Paqui, aged 74, was last seen in the Plaza del Lavadero in Salobreña at 1pm on Saturday. “It's really difficult, searching for her. She tends to wander off and she has a six-hour start on us,” said the head of the Civil Protection service in this town in Granada province. About 40 volunteers and police officers were combing the area. The search finally ended at 10am on Monday, when a Guardia Civil patrol found her body on some rocks under the cliffs, a 40-minute walk from the town.
Paqui's story is a tragedy which is repeated about every six days in Spain: an elderly person with early dementia goes out into the street, wanders around aimlessly and is then lost forever. Specialist associations say that of all the cases of people who disappear as if the earth had swallowed them up, these are the easiest to prevent: a geolocator which costs between 50 and 100 euros would sound the alarm immediately if they left their normal environment.
“It makes me feel so helpless, because they don't go to the other side of Spain: they're right here, in a radius of three kilometres from their homes. These are deaths which could have been prevented,” says Joaquín Amills, the president of SOS Desaparecidos.
Why do Alzheimer's sufferers get lost? Cases such as that of Paqui sometimes occur when the patient has not yet been diagnosed with this neurodegenerative illness, or when it has been diagnosed but the patient is not aware of their cerebral deterioration and still seems independent enough to be able to go out and follow their normal routines without constant supervision.
Cristóbal Carnero, the head of Cognitive Neurology at the Virgen de las Nieves hospital in Granada, says that problems in identifying places and orienting themselves are early symptoms of this form of dementia. “There can also be temporary disorientation”, says Cheles Cantabrana, president of the Spanish Alzheimer's Confederation (Ceafa). “They might go to the hairdresser on a Sunday, or head off to work without remembering that they don't work any more,” she explains.
Other symptoms often occur before this disorientation, such as not being able to remember normal words, forgetting an appointment, forgetting where they have put an everyday item, repeating the same question or losing keys.
“Unfortunately the families tolerate a loss of memory, and that's a cultural error. They say 'it's normal, he's 80, it's due to age',” says Dr Carnero. But when an elderly person is brought home by a neighbour or the police, because they have been found wandering in the street, families do tend to take it more seriously. Sometimes it is an incident like this which makes them decide to consult a specialist. Many relatives recall that there have been a series of small incidents, although they have not had such a dramatic conclusion.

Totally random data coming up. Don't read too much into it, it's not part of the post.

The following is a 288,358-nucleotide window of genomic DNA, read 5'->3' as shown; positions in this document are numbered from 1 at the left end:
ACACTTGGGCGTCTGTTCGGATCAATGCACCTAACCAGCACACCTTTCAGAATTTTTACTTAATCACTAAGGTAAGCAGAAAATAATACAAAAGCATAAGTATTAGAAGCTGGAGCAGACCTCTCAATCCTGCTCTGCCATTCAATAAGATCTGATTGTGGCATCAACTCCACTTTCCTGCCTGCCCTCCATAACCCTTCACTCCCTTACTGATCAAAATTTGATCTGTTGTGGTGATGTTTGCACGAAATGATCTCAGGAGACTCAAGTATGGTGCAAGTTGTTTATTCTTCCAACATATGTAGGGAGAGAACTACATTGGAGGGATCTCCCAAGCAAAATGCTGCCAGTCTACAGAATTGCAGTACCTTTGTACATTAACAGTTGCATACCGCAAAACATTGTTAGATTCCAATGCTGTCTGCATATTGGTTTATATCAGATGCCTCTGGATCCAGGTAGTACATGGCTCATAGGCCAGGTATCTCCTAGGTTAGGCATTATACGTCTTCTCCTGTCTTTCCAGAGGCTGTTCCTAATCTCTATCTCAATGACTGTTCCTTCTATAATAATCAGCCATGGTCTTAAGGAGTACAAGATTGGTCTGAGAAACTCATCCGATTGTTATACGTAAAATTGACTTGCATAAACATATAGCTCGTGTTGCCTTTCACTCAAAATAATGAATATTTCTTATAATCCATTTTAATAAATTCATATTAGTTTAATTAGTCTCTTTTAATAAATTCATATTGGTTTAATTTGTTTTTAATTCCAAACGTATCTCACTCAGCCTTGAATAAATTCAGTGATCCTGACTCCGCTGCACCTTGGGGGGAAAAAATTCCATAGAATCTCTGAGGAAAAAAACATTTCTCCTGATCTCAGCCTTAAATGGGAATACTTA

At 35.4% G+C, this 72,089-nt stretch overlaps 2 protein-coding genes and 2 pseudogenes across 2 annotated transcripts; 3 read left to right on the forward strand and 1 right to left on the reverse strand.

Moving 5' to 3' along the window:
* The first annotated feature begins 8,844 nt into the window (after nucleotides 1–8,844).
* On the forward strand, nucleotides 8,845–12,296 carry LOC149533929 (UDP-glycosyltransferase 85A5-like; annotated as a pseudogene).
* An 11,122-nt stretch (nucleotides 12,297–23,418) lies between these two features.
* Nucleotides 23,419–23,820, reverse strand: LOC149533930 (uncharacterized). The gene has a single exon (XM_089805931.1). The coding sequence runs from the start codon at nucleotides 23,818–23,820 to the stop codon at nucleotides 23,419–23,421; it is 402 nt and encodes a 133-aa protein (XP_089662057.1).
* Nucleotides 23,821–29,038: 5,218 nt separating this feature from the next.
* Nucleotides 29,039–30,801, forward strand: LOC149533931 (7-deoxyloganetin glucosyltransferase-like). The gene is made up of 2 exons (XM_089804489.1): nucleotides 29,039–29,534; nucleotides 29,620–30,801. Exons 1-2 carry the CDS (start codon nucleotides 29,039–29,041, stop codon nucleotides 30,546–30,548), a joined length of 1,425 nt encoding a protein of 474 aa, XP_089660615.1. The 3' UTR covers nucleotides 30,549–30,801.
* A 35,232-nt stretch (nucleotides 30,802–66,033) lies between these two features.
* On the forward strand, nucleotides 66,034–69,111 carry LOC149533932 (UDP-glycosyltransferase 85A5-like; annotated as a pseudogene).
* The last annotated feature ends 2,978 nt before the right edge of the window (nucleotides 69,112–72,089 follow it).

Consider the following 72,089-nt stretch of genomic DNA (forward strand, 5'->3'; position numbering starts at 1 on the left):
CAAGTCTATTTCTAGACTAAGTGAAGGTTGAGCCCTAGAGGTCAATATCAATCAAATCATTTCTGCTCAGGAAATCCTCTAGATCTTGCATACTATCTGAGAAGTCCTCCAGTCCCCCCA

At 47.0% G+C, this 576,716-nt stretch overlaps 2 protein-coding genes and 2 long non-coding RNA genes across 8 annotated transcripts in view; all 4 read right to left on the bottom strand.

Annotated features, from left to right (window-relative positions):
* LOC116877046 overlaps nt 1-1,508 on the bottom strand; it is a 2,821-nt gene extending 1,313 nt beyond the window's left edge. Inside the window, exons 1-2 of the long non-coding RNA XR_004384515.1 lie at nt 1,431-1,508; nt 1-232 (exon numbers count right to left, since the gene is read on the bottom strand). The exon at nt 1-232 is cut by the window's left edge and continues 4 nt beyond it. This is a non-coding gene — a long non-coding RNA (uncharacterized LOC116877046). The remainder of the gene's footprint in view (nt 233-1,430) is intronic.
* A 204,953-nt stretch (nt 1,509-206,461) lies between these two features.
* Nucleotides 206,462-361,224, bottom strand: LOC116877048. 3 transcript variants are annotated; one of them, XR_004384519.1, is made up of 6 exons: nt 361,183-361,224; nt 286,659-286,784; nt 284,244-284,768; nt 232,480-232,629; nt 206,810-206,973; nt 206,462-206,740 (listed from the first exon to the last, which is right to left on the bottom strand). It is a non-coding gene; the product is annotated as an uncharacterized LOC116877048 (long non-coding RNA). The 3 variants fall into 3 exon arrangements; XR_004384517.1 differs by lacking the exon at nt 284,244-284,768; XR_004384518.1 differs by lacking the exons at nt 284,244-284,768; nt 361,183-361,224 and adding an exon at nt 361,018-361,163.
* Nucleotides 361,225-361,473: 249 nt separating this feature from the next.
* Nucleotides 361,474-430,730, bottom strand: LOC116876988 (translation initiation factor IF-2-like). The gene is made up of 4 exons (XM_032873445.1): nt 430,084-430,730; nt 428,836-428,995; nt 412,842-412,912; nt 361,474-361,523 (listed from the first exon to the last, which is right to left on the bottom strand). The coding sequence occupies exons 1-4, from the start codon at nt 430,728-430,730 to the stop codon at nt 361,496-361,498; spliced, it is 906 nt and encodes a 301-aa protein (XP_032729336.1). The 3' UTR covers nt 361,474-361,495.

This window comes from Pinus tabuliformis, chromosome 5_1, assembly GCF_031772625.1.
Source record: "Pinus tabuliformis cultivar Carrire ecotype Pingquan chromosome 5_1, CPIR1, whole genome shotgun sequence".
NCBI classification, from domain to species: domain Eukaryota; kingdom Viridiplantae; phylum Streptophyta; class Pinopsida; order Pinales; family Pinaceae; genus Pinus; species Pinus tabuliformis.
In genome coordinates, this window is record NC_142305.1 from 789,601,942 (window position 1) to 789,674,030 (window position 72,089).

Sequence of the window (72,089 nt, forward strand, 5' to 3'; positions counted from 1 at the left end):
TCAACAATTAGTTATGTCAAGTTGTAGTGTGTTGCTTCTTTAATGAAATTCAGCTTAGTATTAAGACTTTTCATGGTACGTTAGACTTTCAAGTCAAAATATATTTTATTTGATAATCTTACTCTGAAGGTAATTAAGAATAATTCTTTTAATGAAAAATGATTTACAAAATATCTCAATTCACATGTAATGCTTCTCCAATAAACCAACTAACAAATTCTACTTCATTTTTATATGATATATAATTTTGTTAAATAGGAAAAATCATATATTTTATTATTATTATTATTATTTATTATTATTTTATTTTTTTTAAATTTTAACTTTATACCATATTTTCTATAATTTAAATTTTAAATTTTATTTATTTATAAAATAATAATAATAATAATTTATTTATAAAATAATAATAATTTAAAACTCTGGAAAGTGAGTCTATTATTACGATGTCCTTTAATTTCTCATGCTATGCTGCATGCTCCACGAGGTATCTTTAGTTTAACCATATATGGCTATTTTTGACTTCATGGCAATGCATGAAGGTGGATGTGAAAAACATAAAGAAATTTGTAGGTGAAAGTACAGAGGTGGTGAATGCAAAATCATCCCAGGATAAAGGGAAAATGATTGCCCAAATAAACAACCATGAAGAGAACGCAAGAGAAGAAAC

“It isn't just that these people don't recognise the places they pass through,” says Dr Carnero. “It's that they do not have the resources to resolve problems themselves; they have little initiative, don't know how to ask for help so they don't ask. Or they don't know what to ask, because they have forgotten where they live. If they go the wrong way, their situation becomes even worse.” Every step could be leading them towards their death.
A home from the past
A tendency to wander about is a typical sign of Alzheimer's and it also appears in more advanced stages. “Some patients have recurring and obsessive ideas. They don't recognise the house in which they live and they go out to look for 'their' home, which is nearly always somewhere they have lived in the past or may even be their childhood home,” explains Guillermo García Ribas, the head of the Cognitive Deterioration Unit at the Ramón y Cajal hospital in Madrid. Sometimes they have negative feelings towards those who look after them and feel an urgent need to escape.
The situation is aggravated when the patients live in outlying districts of towns or cities, or in villages, and they wander off into the countryside where solitude, nightfall and anxiety make the problem worse. Death can occur through blows or falling into ditches or down precipices, hypothermia, heat stroke, starvation or lack of medication which they need to take.
In Spain there is no official register of disappearances, and therefore nobody knows how many people who disappear suffer from dementia. The NGOs have figures of their own: in 2017 SOS Desapariciones registered 174 cases of people over the age of 70 disappearing, of whom 54 were found dead and 17 are still missing.